CLICK HERE TO REPORT LAW ENFORCEMENT CORRUPTION (Provide as much information as possible: full names, descriptions, dates, times, activity, witnesses, etc.)

Telephone: 347-632-9775

Tuesday, May 22, 2012

Ex-Cop Sentenced For Civil Rights And Firearms Violations

Ex JPD Officer Sentenced For Civil Rights and Firearms Violations 
WNWS by Ketih Sherley  -  May 21, 2012

Jackson, TN. – Today in United States District Court Judge J. Daniel Breen sentenced former Jackson Police Department officer 36-year-old Marvent Brooks to 22 months in prison for civil rights and firearms violations. That announcement coming from United States Attorney Edward L. Stanton, III; Assistant Attorney General for the Civil Rights Division Thomas E. Perez; Special Agent in Charge of the Memphis Federal Bureau of Investigation Field Office Aaron T. Ford; Special Agent in Charge of the Nashville Field Division of Alcohol, Tobacco, Firearms and Explosives Glenn N. Anderson; and Chief of Police Gill Kendrick of the Jackson, Tennessee Police Department. Brooks was also sentenced to three years supervised release following his incarceration. Brooks pled guilty on January 13, 2012, to conspiring with former Jackson police officer David Dreblow to violate the civil rights of a shooting victim by stealing approximately $1200 from him while they processed the crime scene. On the same day, Brooks pled guilty to illegally possessing a short-barreled shotgun in violation of federal law. Brooks’ co-defendant, David Dreblow, pled guilty to conspiracy to violate civil rights on April 3, 2012, and is scheduled to be sentenced on July 5, 2012. Brooks and Dreblow are also being prosecuted for state crimes relating to the theft by the Madison County District Attorney General’s Office. “We will continue to hold law enforcement officers that choose to violate the law and the oath they took to protect and serve accountable for their criminal conduct,” said United States Attorney Edward L. Stanton, III. “This guilty plea should serve as an unequivocal warning to those few law enforcement officers that disgrace their badge and violate the public’s trust that you will ultimately be caught and prosecuted to the fullest extent of the law.” “A community should expect police officers to enforce our laws and not break them,” said Thomas E. Perez, Assistant Attorney General for the Civil Rights Division. “The department will continue to aggressively prosecute officers who abuse the public trust by engaging in acts of criminal conduct.” “Public corruption among law enforcement officers endangers the citizens of our communities, the very people who look to law enforcement for protection,” said Special Agent in Charge Ford. “These violations are among the most serious criminal offenses the FBI investigates, and the Memphis Division of the FBI will continue to work with our partners to bring corrupt officers to justice.” “Brooks was once an officer who served the Jackson community. In the near future he will be serving federal prison time for the choices he made. It is an embarrassing role reversal,” stated ATF Special Agent in Charge Glenn Anderson. “Law enforcement officers take an oath to uphold the law the first day they are hired. Those who fall short of that daily responsibility need to be held accountable.” "I fully agree with the statements of U.S. Attorney Stanton", said Deputy Chief Barry Michael. "We hold our officers to a higher ethical standard, not only to abide by the laws they are tasked with enforcing, but also to provide the protection and service that our citizens deserve. All of the good men and women, who choose this profession, are affected when only a few of the many make a decision to violate the oath that they swore to uphold. The Jackson Police Department seeks to maintain the highest degree of professionalism and is an agency full of professional and talented officers who are committed to their jobs and service to this community. We will continue to take whatever steps necessary to secure and maintain the respect and trust of the citizens we serve and our colleagues in the agencies we join forces with on a daily basis." The case was investigated by the Federal Bureau of Investigation; the Bureau of Alcohol, Tobacco, Firearms, and Explosives; and the Jackson, Tennessee, Police Department. It is being prosecuted by Assistant United States Attorney Jonathan Skrmetti and Trial Attorney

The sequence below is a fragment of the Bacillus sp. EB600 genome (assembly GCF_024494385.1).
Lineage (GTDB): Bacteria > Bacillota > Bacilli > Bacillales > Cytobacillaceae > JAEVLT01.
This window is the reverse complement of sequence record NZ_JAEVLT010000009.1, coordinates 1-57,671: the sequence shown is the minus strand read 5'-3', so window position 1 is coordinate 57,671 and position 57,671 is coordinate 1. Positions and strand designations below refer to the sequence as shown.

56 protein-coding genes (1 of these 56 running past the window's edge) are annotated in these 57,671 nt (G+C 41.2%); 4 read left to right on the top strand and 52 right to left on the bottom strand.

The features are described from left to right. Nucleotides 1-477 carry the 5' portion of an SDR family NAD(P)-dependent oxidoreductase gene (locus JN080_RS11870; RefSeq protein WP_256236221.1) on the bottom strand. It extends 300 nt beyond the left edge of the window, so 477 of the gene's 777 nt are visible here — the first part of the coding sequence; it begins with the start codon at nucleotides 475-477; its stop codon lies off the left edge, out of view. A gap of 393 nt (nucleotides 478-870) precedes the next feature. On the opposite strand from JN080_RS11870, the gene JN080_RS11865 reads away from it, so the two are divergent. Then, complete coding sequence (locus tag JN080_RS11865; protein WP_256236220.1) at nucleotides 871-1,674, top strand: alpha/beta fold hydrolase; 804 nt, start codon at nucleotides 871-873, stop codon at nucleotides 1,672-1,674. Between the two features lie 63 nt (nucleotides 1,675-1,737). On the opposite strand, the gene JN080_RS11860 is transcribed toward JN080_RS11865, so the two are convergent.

No comments: